Can Music Reduce Pain Levels?

Dear Pain Matters blog readers,

An interesting question exists:

Can certain types of music lessen the intensity of pain in some patients?

Intuitively, I’ve always felt that music can have a deep effect on us.  Some types of music are deeply relaxing, while at the other end of the music spectrum, it can literally ‘shake us out of our boots’.

Depending on the type of music being listened to, music can evoke 1 or more of a complex range of emotions in the listener including positive emotions such as awe/reverence/gratitude, love, joy, and/or lust/passion (in our imagination or otherwise), or negative emotions such as grief/sadness, hate, and/or anger.

Hans-Joachim Trappe reports that music can cause changes in  heart rate as well heart rate variability.  Cerebral blood flow can be significantly reduced when listening to ‘Va pensioero’ (from Verdi’s ‘Nabucco‘).  A study found that relaxing, preoperative music decreased anxiety levels more effectively than oral midazolam (both ‘before’ and ‘after’ an operation)….with fewer side effects than midazolam.  Stress-related cortisol levels were significantly reduced in the music group after 30 minutes of bed rest, post-operation, compared to the non-music group.

Depending on the patient’s taste in different types of relaxing music, music involving classical and meditation music had the best results.

It is important to note that if the patient prefers meditative music over classical music, then it is likely that classical music will not reduce their pain levels at all.  In these patients, meditative music may be more effective at reducing pain levels.

This was clearly demonstrated by Montreal researchers who reported that only the ‘pleasant‘ parts of music (that induce positive emotions) resulted in significant reductions in both pain levels and unpleasantness due to experimental thermal pain in healthy people.  Thus, the ‘pleasant‘ music reduced pain significantly, while the ‘unpleasant‘ music did not change pain.

It is important to note that the notion of ‘pleasant‘ versus ‘unpleasant‘ music may vary from one person to the next.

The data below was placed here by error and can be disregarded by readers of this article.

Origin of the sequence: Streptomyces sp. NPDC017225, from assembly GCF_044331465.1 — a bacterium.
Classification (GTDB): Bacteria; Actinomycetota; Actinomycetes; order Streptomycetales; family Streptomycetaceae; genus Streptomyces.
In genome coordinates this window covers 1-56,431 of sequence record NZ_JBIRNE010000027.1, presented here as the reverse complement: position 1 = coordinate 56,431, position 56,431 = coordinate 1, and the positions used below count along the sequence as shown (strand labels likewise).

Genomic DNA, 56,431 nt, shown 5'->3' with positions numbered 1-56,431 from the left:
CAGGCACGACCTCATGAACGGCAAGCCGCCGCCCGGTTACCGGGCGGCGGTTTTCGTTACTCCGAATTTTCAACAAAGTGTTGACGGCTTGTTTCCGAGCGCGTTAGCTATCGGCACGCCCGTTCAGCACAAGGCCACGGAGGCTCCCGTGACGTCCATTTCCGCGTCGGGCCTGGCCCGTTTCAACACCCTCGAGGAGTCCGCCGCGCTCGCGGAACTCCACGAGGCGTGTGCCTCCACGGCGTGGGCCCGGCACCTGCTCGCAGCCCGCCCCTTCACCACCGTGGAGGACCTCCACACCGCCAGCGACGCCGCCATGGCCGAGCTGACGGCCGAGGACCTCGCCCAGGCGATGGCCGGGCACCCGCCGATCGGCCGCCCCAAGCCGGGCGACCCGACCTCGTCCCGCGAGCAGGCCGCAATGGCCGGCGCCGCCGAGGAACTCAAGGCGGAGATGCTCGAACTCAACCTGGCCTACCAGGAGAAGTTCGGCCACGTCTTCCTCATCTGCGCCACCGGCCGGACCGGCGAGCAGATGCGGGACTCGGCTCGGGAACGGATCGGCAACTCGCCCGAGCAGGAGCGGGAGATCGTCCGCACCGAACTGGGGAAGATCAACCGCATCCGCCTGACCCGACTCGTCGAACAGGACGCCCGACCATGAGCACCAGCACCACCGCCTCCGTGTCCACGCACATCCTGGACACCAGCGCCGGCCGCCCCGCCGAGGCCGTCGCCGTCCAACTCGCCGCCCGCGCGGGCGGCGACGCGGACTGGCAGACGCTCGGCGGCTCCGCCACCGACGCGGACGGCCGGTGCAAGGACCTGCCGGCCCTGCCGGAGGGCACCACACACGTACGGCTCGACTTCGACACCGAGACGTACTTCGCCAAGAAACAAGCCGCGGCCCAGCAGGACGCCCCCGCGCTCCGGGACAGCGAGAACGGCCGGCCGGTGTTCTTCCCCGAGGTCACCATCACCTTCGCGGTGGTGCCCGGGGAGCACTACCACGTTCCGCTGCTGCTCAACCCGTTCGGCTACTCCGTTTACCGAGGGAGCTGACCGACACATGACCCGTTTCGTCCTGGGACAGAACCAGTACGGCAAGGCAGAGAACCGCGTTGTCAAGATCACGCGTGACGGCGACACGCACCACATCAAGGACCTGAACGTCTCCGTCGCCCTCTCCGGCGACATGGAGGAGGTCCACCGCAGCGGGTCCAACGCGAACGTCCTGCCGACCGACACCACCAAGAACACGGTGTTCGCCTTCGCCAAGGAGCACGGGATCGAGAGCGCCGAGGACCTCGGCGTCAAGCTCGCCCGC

In other words, just as ‘beauty is in the eye of the beholder’, the ‘pleasantness of relaxing music is in the ear of the beholder’.

Some people may prefer to listen to more relaxing music than others.  Still others may prefer the sound of silence over relaxing music.

Reduced heart rate, increased heart rate variability, reduced respiratory rate, etc, are all important parameters that may be regularly monitored to assess (and confirm) their links with reduced pain levels.  More research is warranted.  More on this topic in future posts…..

Have a great day,

Sabina Walker


(1) Bernardi et al; Dynamic interactions between musical, cardiovascular, and cerebral rhythms in humans. Circulation 2009; 30(119):3171–80.

(2) Roy, Peretz, Rainville; Emotional valence contributes to music-induced analgesia. Pain 2008 Jan; 134(1-2):140-7.

(3) Hans-Joachim Trappe; Role of music in intensive care medicine; Int J Crit Illn Inj Sci. 2012 Jan-Apr; 2(1): 27–31.

doi: 10.4103/2229-5151.94893

PMCID: PMC3354373

(4) Hans-Joachim Trappe; [Music and health–what kind of music is helpful for whom? What music not?].  [Article in German]; Dtsch Med Wochenschr. 2009 Dec; 134(51-52):2601-6.

doi: 10.1055/s-0029-1243066.

Stem Cells and Nerve Pain

Dear Pain Matters blog readers,

Stem cells have always intrigued me!  One day, stem cells may even play a role in relieving nerve pain.

Recently, Sydney researchers removed mesenchymal stem cells via liposuction (lipoaspirate collection) from 10 patients with neuropathic trigeminal pain.  Once isolated, these stem cells were locally injected into the patients’ facial nerve pain fields via syringe.

It was found that the mesenchymal stem cells significantly reduced pain levels at 6 months in half of the 10 female patients with neuropathic trigeminal pain (5 patients), also resulting in reduced pain medication intake by these patients.    

This study demonstrates that stem cell therapy may offer additional pain treatment options for nerve pain sufferers (following further research).

Wishing all pain sufferers less pain.

Sabina Walker


(1) Vickers ER, Karsten E, Flood J, Lilischkis R; A Preliminary Report on Stem Cell Therapy for Neuropathic Pain in Humans; Journal of Pain Research (2014); 7: 255–263

doi: 10.2147/JPR.S63361

PMCID: PMC4020887

(2) Franchi et al; Adult Stem Cell as New Advanced Therapy for Experimental Neuropathic Pain Treatment; BioMed Research International (2014); Article ID 470983, Pages 1-10 (10 pages).

doi: 10.1155/2014/470983

PMCID: PMC4147203

German Composer, Richard Wagner, His Painful Migraines, and the Opera Siegfried

Source of Featured Image of painting of Cosima Wagner (née Liszt), Richard Wagner, Franz Liszt and Hans von Wolzogen (by Wilhelm Beckmann, 1881):

Richard Wagner Museum, Lucerne, Switzerland

Dear Pain Matters blog readers,

Richard Wagner, a gifted composer, suffered from intense migraines for more than 4 decades of his life.  He described these painful and severely disabling migraine attacks as the main plague of his life‘.